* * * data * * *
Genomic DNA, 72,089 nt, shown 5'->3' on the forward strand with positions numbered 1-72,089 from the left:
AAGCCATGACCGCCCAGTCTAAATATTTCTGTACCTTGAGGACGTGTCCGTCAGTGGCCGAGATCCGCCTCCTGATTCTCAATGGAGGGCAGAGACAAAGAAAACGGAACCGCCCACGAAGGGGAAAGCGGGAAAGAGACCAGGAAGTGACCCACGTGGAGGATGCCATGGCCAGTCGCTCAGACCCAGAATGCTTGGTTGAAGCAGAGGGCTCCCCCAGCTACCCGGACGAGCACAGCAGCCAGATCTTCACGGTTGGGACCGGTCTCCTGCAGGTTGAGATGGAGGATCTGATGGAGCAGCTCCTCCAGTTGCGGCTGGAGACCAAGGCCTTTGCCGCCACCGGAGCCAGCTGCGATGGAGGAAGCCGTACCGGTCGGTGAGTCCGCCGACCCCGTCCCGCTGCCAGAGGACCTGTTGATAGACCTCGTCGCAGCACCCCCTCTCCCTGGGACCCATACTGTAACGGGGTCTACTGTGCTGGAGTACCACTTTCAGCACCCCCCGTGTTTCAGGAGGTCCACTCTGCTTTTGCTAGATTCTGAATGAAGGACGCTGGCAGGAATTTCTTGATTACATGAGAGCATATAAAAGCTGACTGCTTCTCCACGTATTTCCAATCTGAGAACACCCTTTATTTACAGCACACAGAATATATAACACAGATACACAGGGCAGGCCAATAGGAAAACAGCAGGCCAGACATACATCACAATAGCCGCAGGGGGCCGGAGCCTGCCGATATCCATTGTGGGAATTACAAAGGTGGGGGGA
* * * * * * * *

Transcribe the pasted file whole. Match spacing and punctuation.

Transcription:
Genomic DNA, 72,089 nt, shown 5'->3' on the forward strand with positions numbered 1-72,089 from the left:
AAGCCATGACCGCCCAGTCTAAATATTTCTGTACCTTGAGGACGTGTCCGTCAGTGGCCGAGATCCGCCTCCTGATTCTCAATGGAGGGCAGAGACAAAGAAAACGGAACCGCCCACGAAGGGGAAAGCGGGAAAGAGACCAGGAAGTGACCCACGTGGAGGATGCCATGGCCAGTCGCTCAGACCCAGAATGCTTGGTTGAAGCAGAGGGCTCCCCCAGCTACCCGGACGAGCACAGCAGCCAGATCTTCACGGTTGGGACCGGTCTCCTGCAGGTTGAGATGGAGGATCTGATGGAGCAGCTCCTCCAGTTGCGGCTGGAGACCAAGGCCTTTGCCGCCACCGGAGCCAGCTGCGATGGAGGAAGCCGTACCGGTCGGTGAGTCCGCCGACCCCGTCCCGCTGCCAGAGGACCTGTTGATAGACCTCGTCGCAGCACCCCCTCTCCCTGGGACCCATACTGTAACGGGGTCTACTGTGCTGGAGTACCACTTTCAGCACCCCCCGTGTTTCAGGAGGTCCACTCTGCTTTTGCTAGATTCTGAATGAAGGACGCTGGCAGGAATTTCTTGATTACATGAGAGCATATAAAAGCTGACTGCTTCTCCACGTATTTCCAATCTGAGAACACCCTTTATTTACAGCACACAGAATATATAACACAGATACACAGGGCAGGCCAATAGGAAAACAGCAGGCCAGACATACATCACAATAGCCGCAGGGGGCCGGAGCCTGCCGATATCCATTGTGGGAATTACAAAGGTGGGGGGA